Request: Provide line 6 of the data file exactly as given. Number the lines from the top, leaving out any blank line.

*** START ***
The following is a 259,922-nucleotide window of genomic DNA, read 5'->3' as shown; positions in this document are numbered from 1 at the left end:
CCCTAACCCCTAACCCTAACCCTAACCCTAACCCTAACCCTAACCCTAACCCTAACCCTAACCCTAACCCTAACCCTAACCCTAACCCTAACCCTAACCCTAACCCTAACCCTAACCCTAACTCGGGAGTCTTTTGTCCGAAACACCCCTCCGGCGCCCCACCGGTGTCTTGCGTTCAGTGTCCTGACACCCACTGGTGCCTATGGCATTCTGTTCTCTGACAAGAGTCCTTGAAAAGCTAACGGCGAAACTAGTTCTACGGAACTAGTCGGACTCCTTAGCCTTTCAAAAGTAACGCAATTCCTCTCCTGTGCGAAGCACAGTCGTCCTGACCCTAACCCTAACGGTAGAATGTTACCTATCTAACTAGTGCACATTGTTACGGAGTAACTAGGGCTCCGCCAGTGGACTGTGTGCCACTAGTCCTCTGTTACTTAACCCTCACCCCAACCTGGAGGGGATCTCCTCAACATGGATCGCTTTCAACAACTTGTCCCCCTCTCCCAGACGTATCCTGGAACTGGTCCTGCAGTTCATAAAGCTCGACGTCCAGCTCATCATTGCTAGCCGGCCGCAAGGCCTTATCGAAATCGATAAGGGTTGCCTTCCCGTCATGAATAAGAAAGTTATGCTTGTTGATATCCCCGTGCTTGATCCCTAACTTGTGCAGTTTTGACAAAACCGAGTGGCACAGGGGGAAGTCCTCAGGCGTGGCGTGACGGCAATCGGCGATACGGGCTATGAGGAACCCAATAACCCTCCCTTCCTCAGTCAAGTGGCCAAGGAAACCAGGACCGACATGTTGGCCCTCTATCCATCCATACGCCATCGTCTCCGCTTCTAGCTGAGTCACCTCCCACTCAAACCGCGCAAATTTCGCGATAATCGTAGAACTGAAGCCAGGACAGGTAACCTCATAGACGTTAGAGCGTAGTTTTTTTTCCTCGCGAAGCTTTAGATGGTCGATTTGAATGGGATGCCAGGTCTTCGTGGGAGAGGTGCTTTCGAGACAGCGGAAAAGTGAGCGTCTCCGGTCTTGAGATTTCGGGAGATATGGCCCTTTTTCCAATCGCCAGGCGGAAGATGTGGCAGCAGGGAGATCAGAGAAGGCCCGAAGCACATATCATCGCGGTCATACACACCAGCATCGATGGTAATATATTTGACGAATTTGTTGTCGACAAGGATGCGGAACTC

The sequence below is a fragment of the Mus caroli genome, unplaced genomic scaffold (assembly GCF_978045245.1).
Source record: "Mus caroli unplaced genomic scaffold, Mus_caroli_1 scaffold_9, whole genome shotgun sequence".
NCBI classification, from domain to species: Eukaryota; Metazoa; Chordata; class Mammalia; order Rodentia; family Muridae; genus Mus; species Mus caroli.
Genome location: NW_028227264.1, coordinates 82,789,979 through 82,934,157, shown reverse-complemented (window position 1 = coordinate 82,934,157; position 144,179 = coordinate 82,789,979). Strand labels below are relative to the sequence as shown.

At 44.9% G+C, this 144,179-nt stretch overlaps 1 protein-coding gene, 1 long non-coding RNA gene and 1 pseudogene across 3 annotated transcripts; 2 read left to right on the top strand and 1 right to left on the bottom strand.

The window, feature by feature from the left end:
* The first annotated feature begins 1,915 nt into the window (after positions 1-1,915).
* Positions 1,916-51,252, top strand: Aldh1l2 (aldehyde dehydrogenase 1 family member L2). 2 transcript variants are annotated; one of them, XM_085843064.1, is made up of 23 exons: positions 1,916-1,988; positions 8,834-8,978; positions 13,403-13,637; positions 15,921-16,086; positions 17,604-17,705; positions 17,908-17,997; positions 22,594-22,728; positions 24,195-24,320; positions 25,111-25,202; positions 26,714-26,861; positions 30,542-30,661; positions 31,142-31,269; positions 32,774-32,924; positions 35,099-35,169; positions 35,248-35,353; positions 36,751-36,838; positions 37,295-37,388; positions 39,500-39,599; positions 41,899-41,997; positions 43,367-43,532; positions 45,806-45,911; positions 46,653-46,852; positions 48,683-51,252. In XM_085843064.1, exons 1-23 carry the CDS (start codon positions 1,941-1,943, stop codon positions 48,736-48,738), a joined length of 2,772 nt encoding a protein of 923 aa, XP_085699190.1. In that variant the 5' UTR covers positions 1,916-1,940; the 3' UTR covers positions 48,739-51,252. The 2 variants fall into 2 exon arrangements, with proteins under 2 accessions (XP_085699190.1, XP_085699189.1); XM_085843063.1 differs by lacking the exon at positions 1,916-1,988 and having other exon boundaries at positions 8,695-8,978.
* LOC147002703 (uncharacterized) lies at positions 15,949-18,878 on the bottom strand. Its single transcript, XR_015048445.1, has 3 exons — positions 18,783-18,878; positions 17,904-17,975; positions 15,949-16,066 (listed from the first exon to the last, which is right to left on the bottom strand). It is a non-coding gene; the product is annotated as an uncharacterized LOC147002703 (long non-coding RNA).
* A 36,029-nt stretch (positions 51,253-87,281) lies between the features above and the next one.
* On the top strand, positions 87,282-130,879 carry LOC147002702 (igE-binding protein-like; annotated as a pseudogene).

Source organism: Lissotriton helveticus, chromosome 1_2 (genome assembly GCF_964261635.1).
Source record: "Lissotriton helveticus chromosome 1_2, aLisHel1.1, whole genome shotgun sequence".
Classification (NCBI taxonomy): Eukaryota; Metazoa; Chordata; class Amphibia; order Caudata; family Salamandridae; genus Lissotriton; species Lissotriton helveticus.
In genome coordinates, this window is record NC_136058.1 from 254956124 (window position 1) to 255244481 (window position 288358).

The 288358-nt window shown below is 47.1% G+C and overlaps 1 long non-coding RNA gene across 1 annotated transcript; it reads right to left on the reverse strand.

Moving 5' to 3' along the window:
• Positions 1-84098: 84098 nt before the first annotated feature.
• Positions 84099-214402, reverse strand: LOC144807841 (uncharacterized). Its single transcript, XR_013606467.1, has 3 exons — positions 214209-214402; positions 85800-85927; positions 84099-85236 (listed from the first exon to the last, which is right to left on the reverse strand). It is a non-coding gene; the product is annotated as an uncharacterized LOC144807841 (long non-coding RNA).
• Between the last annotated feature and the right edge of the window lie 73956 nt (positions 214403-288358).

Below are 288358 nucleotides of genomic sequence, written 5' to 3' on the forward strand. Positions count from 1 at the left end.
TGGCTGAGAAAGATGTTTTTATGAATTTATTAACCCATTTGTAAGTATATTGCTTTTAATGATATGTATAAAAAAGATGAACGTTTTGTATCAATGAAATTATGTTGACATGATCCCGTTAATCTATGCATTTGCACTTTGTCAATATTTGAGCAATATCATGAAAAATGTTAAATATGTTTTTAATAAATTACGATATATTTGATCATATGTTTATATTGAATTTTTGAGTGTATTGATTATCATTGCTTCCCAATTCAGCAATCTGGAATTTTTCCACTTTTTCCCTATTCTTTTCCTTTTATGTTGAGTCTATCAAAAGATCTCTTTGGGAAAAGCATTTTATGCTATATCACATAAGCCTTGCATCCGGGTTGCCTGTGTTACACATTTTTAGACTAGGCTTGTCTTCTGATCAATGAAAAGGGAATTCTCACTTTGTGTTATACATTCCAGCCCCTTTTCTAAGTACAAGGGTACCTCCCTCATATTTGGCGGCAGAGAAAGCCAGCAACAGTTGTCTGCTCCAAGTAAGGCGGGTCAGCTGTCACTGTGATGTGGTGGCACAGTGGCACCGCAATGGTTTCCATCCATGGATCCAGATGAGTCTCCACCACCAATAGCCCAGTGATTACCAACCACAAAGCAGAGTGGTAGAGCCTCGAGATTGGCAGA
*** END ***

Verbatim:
Genome location: NW_028227264.1, coordinates 82,789,979 through 82,934,157, shown reverse-complemented (window position 1 = coordinate 82,934,157; position 144,179 = coordinate 82,789,979). Strand labels below are relative to the sequence as shown.